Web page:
Bell Tower

Film In David Mackenzie's, Hallam Foe (which I saw during a preview tonight), Jamie Bell plays a slightly eccentric young man with peeping tom tendencies attempting to get over the death of his mother. He's kicked out of the big house his father (Ciarán Hinds) shares with a new young wife (a reptilian Claire Forlani) when he accuses her of murder and seeks his fortune in Edinburgh were he meets and becomes obsessed with a hotel staff manager, Sophia Myles, who is a dead ringer for his dead mum.

This is a warm hearted and sympathetic piece of work, never quite tipping over into the needless quirkiness which the title suggests and offering Bell's best ever work, a multi-layered portrayal of someone who's inherently shy but putting on a front in order to survive. That could also be a decent description for Myles character too -- she has both and private facades -- and once again the actress demonstrates just how underrated she is (this time showing off her Scottish accent) and what a loss to our industry when she's off in the US doing network television.

The third star though is the landscape, both in the highlands and Edinburgh in a slight return to the underworld seen in Trainspotting. Bell spends much of his time on the rooftops of the city and like Boyle's film we're presented with a side of place totally missed by the festival tourists. When he gains employment in a hotel we never meet the guests who's presence instead is signaled through dirty dishes and over-abundant luggage.

Giles Nuttgens's photography comes into its own at night, as like the little matchstick girl, Bell looks into the glowing windows of apartments from the cold darkness outside. As cityscapes go, Edinburgh is one of the best and it's refreshing to see the story not simply being defaulted to London and for this unfamiliar place being used in a kind of non-specific way in a film which isn't necessarily about Scotland. Indeed with it's slightly continental storytelling it could have worked just as well in Paris or Madrid.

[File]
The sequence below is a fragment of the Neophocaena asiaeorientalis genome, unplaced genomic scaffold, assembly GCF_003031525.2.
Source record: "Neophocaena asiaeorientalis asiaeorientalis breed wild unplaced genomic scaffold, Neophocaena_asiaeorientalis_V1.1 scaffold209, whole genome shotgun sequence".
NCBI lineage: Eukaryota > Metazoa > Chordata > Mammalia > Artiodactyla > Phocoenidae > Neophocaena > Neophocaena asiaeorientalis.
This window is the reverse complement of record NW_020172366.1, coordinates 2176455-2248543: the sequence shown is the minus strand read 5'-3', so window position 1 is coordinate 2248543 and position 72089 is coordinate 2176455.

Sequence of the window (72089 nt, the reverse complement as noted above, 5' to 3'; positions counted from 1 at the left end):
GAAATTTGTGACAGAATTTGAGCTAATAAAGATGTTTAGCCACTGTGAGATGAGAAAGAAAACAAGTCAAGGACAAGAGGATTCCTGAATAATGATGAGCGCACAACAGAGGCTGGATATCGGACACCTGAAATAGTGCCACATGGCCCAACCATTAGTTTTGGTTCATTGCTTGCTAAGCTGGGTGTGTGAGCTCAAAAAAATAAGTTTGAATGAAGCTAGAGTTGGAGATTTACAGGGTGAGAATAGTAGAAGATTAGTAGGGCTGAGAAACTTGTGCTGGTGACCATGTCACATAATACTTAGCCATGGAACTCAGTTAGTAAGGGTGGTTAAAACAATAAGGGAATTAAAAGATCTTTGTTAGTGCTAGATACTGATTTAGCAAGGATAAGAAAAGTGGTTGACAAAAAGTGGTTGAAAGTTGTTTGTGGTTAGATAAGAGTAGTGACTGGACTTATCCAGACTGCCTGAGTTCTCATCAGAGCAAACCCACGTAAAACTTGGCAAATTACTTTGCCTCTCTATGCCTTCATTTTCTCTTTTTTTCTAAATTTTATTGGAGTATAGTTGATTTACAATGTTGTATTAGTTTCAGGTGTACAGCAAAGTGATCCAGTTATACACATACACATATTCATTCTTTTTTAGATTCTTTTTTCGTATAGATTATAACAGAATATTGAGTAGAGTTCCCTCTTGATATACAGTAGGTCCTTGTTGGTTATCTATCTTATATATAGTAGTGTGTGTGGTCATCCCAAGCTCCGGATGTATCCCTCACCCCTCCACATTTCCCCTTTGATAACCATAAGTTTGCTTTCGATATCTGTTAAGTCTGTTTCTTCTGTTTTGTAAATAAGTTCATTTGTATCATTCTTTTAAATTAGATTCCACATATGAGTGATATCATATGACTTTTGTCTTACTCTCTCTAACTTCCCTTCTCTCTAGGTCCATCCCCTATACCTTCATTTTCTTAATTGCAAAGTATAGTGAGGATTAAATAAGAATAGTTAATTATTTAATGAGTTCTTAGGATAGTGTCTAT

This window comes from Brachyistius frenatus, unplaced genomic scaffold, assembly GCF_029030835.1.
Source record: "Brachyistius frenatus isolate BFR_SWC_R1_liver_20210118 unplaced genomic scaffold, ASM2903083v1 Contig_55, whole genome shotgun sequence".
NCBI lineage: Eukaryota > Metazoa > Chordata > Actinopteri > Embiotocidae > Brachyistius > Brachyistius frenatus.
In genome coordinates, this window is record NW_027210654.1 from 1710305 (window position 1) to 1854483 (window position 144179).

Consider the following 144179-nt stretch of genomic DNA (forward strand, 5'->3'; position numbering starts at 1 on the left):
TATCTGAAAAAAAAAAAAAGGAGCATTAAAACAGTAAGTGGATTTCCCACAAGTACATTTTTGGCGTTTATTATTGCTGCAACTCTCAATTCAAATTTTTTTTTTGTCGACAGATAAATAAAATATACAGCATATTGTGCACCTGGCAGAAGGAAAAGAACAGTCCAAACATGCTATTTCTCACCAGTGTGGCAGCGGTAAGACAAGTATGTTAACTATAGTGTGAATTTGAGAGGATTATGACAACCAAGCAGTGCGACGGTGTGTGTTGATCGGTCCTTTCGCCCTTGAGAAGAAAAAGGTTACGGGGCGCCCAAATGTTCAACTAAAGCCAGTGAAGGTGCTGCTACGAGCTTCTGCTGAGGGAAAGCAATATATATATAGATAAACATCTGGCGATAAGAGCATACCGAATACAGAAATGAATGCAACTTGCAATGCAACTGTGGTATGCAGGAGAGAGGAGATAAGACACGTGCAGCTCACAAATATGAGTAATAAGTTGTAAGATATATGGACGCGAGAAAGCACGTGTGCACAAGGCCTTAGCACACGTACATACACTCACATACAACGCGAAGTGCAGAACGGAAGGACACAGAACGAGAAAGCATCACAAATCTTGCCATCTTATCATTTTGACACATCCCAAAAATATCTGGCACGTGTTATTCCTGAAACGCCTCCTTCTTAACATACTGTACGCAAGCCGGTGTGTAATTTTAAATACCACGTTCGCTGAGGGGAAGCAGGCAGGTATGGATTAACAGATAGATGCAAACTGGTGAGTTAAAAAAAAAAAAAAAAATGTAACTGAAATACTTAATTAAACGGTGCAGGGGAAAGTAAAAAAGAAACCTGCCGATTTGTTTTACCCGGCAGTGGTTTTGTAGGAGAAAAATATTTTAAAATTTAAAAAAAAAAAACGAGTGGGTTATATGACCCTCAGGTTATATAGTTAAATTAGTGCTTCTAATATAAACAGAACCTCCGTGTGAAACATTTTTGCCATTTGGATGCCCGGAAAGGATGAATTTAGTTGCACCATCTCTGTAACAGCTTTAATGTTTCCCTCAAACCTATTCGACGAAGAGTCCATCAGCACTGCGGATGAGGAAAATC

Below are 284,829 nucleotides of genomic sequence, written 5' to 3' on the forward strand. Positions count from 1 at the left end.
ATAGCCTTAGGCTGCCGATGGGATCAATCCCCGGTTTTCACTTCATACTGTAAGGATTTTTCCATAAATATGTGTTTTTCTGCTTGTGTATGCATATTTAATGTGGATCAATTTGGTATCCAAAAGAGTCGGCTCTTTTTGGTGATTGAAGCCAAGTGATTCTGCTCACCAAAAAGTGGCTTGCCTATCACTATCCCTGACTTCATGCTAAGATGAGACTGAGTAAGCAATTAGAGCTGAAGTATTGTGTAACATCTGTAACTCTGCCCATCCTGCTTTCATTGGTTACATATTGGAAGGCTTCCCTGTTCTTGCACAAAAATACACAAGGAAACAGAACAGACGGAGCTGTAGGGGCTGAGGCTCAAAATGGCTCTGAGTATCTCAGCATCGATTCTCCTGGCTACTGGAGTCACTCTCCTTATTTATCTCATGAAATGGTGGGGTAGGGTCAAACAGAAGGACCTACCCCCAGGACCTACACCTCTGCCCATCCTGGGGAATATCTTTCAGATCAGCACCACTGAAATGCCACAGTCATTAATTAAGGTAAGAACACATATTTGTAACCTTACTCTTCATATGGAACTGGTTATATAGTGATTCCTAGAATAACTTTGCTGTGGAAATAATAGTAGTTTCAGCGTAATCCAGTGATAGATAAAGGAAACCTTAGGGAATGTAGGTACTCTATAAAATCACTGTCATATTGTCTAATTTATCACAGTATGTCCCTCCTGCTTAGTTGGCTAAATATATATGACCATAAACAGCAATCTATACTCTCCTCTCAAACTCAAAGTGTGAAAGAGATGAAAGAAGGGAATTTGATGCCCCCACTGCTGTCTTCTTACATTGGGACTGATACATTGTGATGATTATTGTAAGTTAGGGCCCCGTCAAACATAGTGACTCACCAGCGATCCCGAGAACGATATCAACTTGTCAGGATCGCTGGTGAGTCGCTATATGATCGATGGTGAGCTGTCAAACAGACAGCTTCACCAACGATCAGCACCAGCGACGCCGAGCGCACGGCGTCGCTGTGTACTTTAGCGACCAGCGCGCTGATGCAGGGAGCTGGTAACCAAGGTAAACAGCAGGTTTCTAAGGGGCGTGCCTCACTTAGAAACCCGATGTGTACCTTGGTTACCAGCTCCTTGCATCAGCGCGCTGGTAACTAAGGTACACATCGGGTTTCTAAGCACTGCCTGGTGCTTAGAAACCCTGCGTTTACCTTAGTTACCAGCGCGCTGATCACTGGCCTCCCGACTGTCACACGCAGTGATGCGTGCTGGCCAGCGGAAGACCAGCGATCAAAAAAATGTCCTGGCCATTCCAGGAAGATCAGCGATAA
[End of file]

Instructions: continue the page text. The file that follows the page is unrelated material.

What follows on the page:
Hallam Foe was unfairly treated by the critics when it opened the Edinburgh Film Festival some of whom suggested it teases more than it delivers which is a nonsense given that it never tries to present easy answers to its questions of psychological ultimately noting that nothing in life is ever truly resolved, there's always some emotional niggle left handing. If the film dips towards melodrama at its climax, within the rest of its pleasingly short running time, it's a charming, warm and funny piece of work which suggests that even though you'll never get exactly what you want out of life, some people will leave you along the way, but that in the end, that's ok.

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